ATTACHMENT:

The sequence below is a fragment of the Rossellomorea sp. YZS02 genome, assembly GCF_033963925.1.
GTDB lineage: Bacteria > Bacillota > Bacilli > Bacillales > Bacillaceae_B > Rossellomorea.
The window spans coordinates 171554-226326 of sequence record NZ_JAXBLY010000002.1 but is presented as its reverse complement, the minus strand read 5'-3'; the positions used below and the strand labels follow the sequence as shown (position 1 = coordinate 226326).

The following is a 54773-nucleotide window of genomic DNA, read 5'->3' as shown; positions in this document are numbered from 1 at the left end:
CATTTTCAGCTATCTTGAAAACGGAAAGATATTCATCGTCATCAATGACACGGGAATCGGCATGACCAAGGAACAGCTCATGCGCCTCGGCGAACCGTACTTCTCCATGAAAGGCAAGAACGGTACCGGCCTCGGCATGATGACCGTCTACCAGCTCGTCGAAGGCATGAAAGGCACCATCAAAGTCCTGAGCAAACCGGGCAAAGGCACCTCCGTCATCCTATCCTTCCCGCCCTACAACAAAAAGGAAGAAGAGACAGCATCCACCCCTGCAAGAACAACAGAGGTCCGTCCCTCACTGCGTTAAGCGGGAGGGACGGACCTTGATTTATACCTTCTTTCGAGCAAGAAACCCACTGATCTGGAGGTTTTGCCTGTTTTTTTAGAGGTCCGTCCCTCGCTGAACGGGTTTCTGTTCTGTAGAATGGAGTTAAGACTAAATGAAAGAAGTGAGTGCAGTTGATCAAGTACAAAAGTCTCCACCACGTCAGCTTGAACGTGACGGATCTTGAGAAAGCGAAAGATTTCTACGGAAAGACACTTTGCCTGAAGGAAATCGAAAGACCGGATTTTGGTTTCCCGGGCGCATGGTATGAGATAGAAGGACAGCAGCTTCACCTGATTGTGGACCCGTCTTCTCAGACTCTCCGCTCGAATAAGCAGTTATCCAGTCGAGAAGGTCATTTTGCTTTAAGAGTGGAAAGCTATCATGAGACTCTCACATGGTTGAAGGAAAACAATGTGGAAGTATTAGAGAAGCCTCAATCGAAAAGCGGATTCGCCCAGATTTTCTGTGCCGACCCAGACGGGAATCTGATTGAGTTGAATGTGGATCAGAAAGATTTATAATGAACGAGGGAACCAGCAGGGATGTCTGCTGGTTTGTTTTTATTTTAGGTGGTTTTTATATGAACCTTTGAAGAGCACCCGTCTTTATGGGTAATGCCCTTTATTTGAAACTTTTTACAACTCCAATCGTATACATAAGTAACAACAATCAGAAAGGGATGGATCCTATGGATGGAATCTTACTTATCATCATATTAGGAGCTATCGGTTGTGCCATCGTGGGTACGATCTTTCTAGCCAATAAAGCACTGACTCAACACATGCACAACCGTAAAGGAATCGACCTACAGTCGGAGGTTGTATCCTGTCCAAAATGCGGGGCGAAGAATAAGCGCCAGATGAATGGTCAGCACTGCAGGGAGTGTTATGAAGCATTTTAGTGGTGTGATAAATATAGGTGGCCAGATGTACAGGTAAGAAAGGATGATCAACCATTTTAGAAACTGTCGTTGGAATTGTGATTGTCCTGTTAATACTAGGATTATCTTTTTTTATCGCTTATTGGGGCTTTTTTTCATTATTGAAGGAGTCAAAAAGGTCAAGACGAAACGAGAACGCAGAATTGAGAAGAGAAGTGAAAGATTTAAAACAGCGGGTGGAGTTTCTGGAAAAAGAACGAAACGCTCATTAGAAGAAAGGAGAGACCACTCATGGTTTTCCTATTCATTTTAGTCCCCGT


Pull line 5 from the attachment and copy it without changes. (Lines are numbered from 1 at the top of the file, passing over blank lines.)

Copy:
CATTTTCAGCTATCTTGAAAACGGAAAGATATTCATCGTCATCAATGACACGGGAATCGGCATGACCAAGGAACAGCTCATGCGCCTCGGCGAACCGTACTTCTCCATGAAAGGCAAGAACGGTACCGGCCTCGGCATGATGACCGTCTACCAGCTCGTCGAAGGCATGAAAGGCACCATCAAAGTCCTGAGCAAACCGGGCAAAGGCACCTCCGTCATCCTATCCTTCCCGCCCTACAACAAAAAGGAAGAAGAGACAGCATCCACCCCTGCAAGAACAACAGAGGTCCGTCCCTCACTGCGTTAAGCGGGAGGGACGGACCTTGATTTATACCTTCTTTCGAGCAAGAAACCCACTGATCTGGAGGTTTTGCCTGTTTTTTTAGAGGTCCGTCCCTCGCTGAACGGGTTTCTGTTCTGTAGAATGGAGTTAAGACTAAATGAAAGAAGTGAGTGCAGTTGATCAAGTACAAAAGTCTCCACCACGTCAGCTTGAACGTGACGGATCTTGAGAAAGCGAAAGATTTCTACGGAAAGACACTTTGCCTGAAGGAAATCGAAAGACCGGATTTTGGTTTCCCGGGCGCATGGTATGAGATAGAAGGACAGCAGCTTCACCTGATTGTGGACCCGTCTTCTCAGACTCTCCGCTCGAATAAGCAGTTATCCAGTCGAGAAGGTCATTTTGCTTTAAGAGTGGAAAGCTATCATGAGACTCTCACATGGTTGAAGGAAAACAATGTGGAAGTATTAGAGAAGCCTCAATCGAAAAGCGGATTCGCCCAGATTTTCTGTGCCGACCCAGACGGGAATCTGATTGAGTTGAATGTGGATCAGAAAGATTTATAATGAACGAGGGAACCAGCAGGGATGTCTGCTGGTTTGTTTTTATTTTAGGTGGTTTTTATATGAACCTTTGAAGAGCACCCGTCTTTATGGGTAATGCCCTTTATTTGAAACTTTTTACAACTCCAATCGTATACATAAGTAACAACAATCAGAAAGGGATGGATCCTATGGATGGAATCTTACTTATCATCATATTAGGAGCTATCGGTTGTGCCATCGTGGGTACGATCTTTCTAGCCAATAAAGCACTGACTCAACACATGCACAACCGTAAAGGAATCGACCTACAGTCGGAGGTTGTATCCTGTCCAAAATGCGGGGCGAAGAATAAGCGCCAGATGAATGGTCAGCACTGCAGGGAGTGTTATGAAGCATTTTAGTGGTGTGATAAATATAGGTGGCCAGATGTACAGGTAAGAAAGGATGATCAACCATTTTAGAAACTGTCGTTGGAATTGTGATTGTCCTGTTAATACTAGGATTATCTTTTTTTATCGCTTATTGGGGCTTTTTTTCATTATTGAAGGAGTCAAAAAGGTCAAGACGAAACGAGAACGCAGAATTGAGAAGAGAAGTGAAAGATTTAAAACAGCGGGTGGAGTTTCTGGAAAAAGAACGAAACGCTCATTAGAAGAAAGGAGAGACCACTCATGGTTTTCCTATTCATTTTAGTCCCCGT